Lawyers tell teens: One little prank can ruin your whole future
Attorneys from the Public Defender's Office have been giving junior-high and high-school pupils lectures during the school year about the fine line between pranks and criminal acts.
"We are responsible for imparting the information, the children must be responsible for their choices," said Esther Goldfeld, an educational consultant at Katzir B junior high in Rehovot.
Police figures show that about 10 percent of all the felons who were caught in 2007 were minors - almost 14,000 children and teenagers. However, the number of police files opened for teenagers dropped in 2007, reaching 33,000 files, mostly for violence and property offenses.
"You walk around with a knife in your pocket just because it gives you a sense of security," says attorney Gil Edelman in a lecture to dozens of junior-high pupils in Katzir B. He uses everyday examples, the kind he represents in court.
"Other children want to hurt you and in response you take out the knife. You must know that the penalty for just having a knife is five years in prison."
Taking a cell phone from another pupil, with the use of force and without his permission, is a theft as far as the law is concerned, he says. "If the pupil demands money for returning the phone, it's extortion by threat."
As the children filed into the lecture hall, one of them slaps his neighbor's shoulder, beginning a chain game. The neighbor passes the slap on to the next youth, who does the same, providing Edelman with his opening.
"Someone who gets hit a little too hard will settle the score in the interval," he says. "Perhaps he'll use a stick, perhaps invite mates. Before you know it, you could be charged with assault in aggravated circumstances."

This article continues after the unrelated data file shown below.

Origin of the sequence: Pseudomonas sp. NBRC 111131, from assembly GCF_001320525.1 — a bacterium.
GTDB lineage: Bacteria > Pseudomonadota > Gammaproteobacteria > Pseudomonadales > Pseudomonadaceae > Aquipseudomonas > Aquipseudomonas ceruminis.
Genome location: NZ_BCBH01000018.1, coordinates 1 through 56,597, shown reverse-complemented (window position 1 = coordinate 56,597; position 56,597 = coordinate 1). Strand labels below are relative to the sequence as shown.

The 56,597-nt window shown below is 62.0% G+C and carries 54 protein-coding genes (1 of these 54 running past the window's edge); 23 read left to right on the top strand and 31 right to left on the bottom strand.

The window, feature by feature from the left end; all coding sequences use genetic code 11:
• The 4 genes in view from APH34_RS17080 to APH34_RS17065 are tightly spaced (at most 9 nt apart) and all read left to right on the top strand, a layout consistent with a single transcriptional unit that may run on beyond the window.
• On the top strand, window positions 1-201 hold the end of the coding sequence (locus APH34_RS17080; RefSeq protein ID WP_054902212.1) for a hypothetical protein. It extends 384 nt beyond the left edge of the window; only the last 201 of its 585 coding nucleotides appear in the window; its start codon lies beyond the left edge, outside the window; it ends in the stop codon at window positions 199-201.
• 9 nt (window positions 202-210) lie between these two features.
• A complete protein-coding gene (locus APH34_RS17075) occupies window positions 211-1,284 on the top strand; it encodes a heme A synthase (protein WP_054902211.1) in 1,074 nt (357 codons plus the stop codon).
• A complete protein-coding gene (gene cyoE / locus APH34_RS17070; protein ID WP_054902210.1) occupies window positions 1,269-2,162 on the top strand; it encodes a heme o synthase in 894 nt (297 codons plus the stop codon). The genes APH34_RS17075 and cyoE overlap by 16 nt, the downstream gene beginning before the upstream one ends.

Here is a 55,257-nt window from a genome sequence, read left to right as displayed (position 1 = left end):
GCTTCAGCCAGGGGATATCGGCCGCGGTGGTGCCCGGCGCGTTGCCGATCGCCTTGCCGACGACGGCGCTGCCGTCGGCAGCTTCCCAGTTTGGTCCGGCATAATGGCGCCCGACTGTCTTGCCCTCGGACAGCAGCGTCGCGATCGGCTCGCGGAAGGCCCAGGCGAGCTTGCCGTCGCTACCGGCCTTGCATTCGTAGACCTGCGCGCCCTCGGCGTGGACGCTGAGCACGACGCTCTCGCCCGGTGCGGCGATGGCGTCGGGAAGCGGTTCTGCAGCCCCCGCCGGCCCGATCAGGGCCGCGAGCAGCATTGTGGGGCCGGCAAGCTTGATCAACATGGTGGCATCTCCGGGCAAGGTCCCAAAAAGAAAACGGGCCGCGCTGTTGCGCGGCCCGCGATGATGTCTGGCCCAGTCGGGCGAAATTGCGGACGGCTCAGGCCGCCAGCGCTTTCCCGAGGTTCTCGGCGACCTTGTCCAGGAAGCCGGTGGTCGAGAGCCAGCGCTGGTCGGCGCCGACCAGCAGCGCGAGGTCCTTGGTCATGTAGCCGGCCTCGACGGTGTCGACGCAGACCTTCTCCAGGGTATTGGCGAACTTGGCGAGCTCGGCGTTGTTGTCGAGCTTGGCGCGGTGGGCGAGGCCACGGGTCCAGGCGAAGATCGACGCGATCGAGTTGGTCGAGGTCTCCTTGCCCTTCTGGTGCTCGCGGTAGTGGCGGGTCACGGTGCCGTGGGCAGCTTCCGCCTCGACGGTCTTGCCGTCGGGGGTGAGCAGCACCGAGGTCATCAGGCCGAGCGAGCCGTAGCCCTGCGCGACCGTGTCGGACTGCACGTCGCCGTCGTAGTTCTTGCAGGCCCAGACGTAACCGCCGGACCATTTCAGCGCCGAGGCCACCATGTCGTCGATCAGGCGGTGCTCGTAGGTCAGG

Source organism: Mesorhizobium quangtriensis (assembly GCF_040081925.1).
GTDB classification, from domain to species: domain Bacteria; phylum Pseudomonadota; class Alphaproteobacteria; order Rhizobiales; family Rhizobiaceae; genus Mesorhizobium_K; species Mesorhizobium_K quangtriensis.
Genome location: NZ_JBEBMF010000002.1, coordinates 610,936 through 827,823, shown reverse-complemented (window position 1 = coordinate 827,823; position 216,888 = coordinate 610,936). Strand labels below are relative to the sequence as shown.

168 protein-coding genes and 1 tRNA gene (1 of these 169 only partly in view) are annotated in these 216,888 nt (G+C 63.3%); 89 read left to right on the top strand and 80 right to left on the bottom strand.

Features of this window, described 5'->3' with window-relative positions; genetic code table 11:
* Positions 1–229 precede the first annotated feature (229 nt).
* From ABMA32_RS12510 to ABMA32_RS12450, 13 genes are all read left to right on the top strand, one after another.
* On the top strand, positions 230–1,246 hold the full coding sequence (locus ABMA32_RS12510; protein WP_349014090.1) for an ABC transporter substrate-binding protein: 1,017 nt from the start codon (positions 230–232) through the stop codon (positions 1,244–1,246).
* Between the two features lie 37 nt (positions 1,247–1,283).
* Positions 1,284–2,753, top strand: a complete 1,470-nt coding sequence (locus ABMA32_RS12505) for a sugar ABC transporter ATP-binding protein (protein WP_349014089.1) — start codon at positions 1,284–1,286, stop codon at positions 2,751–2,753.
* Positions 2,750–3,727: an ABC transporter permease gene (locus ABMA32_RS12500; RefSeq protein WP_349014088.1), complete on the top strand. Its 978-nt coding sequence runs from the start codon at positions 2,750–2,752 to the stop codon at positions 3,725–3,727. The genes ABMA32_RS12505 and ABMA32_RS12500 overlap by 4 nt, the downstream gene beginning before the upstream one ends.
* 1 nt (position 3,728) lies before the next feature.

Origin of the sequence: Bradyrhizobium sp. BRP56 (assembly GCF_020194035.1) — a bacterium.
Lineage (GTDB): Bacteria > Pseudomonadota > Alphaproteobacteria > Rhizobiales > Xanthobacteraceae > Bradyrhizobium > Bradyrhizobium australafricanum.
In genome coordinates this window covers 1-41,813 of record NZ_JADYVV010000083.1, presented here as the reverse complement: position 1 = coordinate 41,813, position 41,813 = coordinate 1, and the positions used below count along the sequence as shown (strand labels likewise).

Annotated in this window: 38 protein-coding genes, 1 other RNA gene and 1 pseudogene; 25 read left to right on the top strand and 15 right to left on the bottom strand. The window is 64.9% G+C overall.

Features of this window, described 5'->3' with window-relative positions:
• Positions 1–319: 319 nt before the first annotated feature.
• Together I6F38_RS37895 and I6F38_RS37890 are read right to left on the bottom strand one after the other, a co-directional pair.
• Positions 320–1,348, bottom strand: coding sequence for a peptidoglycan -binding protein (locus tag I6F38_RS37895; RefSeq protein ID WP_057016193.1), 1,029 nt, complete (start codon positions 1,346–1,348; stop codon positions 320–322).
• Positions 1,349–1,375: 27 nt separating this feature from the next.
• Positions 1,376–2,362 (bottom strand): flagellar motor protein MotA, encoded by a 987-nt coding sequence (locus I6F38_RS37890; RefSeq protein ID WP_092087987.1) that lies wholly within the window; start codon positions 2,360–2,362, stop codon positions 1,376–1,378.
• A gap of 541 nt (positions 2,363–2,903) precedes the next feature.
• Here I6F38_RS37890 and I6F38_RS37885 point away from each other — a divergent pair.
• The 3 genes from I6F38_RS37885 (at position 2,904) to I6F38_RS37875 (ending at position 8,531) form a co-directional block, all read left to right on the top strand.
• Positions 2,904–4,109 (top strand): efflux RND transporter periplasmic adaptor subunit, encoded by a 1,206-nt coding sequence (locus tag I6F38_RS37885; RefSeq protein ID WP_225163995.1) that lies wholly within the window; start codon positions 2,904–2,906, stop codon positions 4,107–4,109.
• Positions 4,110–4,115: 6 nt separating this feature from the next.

The lecture program assumes that most teenagers are not familiar with the law and may not realize how easily pranks or practical jokes can become criminal acts. The project is spearheaded by Dr. Avital Molad, of the Israel Public Defender's Office, and Tova Ben Ari of the Education Ministry's Pedagogical Administration.
At the end of the week high-school pupils will end the school year and start their two-month summer vacation. Katzir B's Esther Goldfeld comments: "Some parents think children at this age no longer need supervision. They go out at night and can get into trouble. The purpose of the lectures is to make them aware of the repercussions of their actions, but ultimately they are responsible for their behavior."
It is difficult to assess to what extent the lectures achieve their goal. Sources in the Education Ministry said yesterday that "the pupils' broad understanding and clear knowledge about what the law permits and forbids will contribute to reducing behaviors that could lead to the opening a criminal file."
Goldfeld says that "the lectures have an effect mainly on pupils who are on the edge of fitting in. In these cases they have a deterring effect."
A few minutes after Edelman finishes his lecture, eighth grader Tal Beno says, "I think the main message is to keep out of trouble. But if anyone tries to mess with us, that's another matter."
His friend, Ron Tzaidi, agrees. "Still, one can always walk away." He adds, It's better to keep out of trouble."
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